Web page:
By creating your own decks, you can curate the information so that you only have the information you need to learn.
The act of making multiple cards is also part of the memorization process as you’ll need to physically find and input the words yourself.
This means that you’ve already started the process of learning the information before you’ve even turned over a flashcard.
You can also ensure that the cards are tailored to your learning style.
For example, if you find learning languages easier when you have a funny picture to accompany it, you can add whatever picture you wish. You can add this to your cards if you need additional clarification on certain points.
Make your flashcards work for you to get the most out of Anki.
Although it takes time to make your Anki flashcards, there is a lot you can do with them when they are finished.
When creating the flashcards it will ask you to input some text on the ‘front’ and the ‘back’ of the card. By default, it will show you the front and then ask you to recall the back.
However, you can switch this around so that Anki shows you the back and asks you to recall the front. This is a great way to mix up your learning and approach it from a different angle.
If you find that you waste time staring at cards when you don’t know the answer, you can also set the cards so that they will automatically turn around after a set number of seconds.
This is great for procrastinators and can keep your study same session moving at a faster pace.
There are also options for adding audio to your own flashcards. You can use a variety of Text-to-Speech services to read out your cards and add audio to your cards to practice your listening skills.
The Positives Of Anki
Let’s look at some other aspects of Anki that make it a great program to choose.
Integrations and Workflows
As making flashcards can be such a time-consuming and dense process, there are several ways available to make this easier. There are several add-ons, plug-ins, and integrations that can make flashcards for you.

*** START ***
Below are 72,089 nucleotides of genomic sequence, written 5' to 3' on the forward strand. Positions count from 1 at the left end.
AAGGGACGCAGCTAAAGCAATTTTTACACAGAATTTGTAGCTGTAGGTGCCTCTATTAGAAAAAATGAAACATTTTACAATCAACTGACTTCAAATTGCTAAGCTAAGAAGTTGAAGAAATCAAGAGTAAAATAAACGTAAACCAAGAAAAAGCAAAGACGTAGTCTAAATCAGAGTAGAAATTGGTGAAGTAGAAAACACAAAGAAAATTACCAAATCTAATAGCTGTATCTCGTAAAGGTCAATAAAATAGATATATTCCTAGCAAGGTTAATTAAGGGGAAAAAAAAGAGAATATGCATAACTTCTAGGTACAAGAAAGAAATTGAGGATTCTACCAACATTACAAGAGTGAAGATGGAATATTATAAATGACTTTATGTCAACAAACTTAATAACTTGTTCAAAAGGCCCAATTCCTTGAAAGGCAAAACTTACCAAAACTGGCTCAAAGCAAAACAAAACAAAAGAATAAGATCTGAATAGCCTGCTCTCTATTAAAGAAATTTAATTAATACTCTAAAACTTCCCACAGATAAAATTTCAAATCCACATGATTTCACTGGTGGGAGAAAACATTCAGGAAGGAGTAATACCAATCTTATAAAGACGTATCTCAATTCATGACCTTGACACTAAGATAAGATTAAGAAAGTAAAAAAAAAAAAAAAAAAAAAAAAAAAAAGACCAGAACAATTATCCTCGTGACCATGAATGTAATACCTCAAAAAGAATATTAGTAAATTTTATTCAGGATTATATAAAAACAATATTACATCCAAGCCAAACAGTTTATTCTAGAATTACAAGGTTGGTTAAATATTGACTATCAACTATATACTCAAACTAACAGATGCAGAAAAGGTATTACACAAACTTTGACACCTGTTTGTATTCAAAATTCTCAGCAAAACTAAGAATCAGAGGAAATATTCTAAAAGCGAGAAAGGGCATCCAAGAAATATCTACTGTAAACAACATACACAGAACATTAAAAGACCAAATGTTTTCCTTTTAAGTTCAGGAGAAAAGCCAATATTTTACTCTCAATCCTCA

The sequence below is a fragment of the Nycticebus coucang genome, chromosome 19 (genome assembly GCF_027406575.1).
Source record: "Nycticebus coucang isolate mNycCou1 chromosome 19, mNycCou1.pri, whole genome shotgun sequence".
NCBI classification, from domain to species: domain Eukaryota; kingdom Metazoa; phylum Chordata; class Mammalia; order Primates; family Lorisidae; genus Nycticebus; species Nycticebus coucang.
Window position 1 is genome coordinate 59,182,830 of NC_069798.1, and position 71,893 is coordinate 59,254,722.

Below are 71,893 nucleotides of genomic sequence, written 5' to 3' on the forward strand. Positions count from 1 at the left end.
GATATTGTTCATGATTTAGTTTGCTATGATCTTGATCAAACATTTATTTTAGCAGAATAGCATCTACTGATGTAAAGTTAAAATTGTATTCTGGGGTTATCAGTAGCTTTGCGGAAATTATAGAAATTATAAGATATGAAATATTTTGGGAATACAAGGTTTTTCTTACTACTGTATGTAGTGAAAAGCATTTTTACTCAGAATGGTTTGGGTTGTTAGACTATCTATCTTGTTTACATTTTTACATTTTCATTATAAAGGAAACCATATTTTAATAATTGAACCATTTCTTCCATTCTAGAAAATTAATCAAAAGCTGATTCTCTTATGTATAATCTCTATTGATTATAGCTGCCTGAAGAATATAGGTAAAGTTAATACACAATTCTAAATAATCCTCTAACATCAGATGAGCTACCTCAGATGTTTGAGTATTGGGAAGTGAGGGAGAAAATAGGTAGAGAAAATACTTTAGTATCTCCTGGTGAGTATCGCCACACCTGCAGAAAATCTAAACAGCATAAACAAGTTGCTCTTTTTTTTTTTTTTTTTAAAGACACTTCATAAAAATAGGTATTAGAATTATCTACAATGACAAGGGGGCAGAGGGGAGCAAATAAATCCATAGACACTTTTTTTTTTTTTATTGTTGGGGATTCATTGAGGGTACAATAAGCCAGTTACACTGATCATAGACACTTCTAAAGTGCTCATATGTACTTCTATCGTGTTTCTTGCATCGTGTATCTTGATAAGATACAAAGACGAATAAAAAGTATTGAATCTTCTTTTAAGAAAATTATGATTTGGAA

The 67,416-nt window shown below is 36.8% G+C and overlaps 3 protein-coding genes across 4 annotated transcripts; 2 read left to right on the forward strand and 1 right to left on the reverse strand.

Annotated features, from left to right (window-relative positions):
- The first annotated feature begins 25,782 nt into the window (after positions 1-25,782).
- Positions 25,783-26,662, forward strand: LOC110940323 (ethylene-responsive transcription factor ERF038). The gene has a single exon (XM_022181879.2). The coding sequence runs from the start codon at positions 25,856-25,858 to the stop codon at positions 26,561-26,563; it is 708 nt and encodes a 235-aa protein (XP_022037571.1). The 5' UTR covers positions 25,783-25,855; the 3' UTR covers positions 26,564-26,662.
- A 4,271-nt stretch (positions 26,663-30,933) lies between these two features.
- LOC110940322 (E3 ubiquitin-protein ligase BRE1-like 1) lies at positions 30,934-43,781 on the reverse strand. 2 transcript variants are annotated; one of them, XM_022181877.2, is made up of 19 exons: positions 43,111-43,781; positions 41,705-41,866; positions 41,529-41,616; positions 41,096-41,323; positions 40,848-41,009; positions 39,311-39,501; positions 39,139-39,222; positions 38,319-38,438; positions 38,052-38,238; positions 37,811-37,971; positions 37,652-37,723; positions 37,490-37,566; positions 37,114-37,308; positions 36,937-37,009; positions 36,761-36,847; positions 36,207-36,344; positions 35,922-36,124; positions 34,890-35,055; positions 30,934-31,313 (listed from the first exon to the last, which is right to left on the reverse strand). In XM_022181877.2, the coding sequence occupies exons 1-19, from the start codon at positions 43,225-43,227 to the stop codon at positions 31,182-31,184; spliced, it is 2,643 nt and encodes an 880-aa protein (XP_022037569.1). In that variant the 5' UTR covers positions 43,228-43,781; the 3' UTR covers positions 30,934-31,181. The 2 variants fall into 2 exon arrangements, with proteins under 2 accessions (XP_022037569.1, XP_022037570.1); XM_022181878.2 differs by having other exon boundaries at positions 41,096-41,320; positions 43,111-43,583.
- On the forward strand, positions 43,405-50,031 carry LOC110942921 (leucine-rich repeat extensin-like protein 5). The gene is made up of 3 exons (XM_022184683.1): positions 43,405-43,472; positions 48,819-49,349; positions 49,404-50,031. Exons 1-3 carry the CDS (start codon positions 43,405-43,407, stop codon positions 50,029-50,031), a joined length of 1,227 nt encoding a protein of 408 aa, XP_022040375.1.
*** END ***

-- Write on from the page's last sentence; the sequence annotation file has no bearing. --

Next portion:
For example, there are browser extensions that can make cards from information and words you find online. These will make flashcard creation much easier without losing the customization.
Anki is free for computers and is also free to download on your mobile devices and Android devices. If you’re going to be using Anki on either of these, then you have nothing to lose by downloading it and trying it out.
Unfortunately, it has a hefty price tag of $25 on iOS, so iOS users might want to consider using one of the many other flashcard app that is available instead.
The Drawbacks Of Anki
So far, we’ve only looked at the positives of using Anki. Now, let’s look at some of its flaws.
Anki can take a lot of your time. Making your own free decks can take hours, especially when you’re the users and are still trying to decide how to use them.
Although the process is pretty straightforward, it still requires a lot of thought and input to make a flashcard deck.
It’s also very easy to get behind on your studying and never catch up. Anki will tell you how many cards and reviews you have to do and sometimes this number can seem daunting.
If you’re having a bad day and are struggling to recall anything it’s easy to walk away from the time investment and never come back.
It Requires Honesty
Anki will only work if you’re honest with yourself. If you mark every card as being ‘Easy’ or ‘Good’ recollection when they were really ‘Hard’ or ‘Again,’ then Anki will not show the cards at the frequency you need the program to.
This will hinder your chances of memorizing the information.
You need to be honest with yourself and with Anki to get the most out of the SRS. Don’t be afraid to mark everything as ‘Hard’ or ‘Again’ if you need to as eventually, you will begin to remember them.
When you first download Anki it is completely empty. Adding new language and creating your own decks isn’t as intuitive as it could be and the program itself is lacking in instructions.
There is a user manual on the Anki website and there are many websites and tutorials dedicated to using which Anki supports the program itself is severely lacking.
Not A Complete Learning Tool
If you’re looking to use Anki, this app is extremely helpful you learn a language, then you need to be aware of its limitations and what it is designed to do.
Anki can help you memorize things, but it won’t help you with your speaking or ability to freely produce language.
Its primary focus is rote memorization and although this is perfect for vocabulary, it fails in other areas.
Anki is one of the most powerful vocabulary learning tools you’ll find but you won’t become fluent in any language by using Anki alone.
You will still need to practice the language and try to immerse yourself in it as much as you can.
We found Anki to be an invaluable tool for learning vocabulary, formulas, dates, or any other pieces of information that need to be committed to memory.
It’s commonly used by language learners as a vocabulary tool and for this, there aren’t many programs that can beat it.
The customization options are immense but you will need to dedicate time and good understanding the program and setting up your flashbacks as you want them.
In our opinion, Anki is best used by intermediate language learners that are looking to add more words to their vocabulary list and are willing to study in other ways, too.
We would recommend Anki to anyone who needs to memorize information.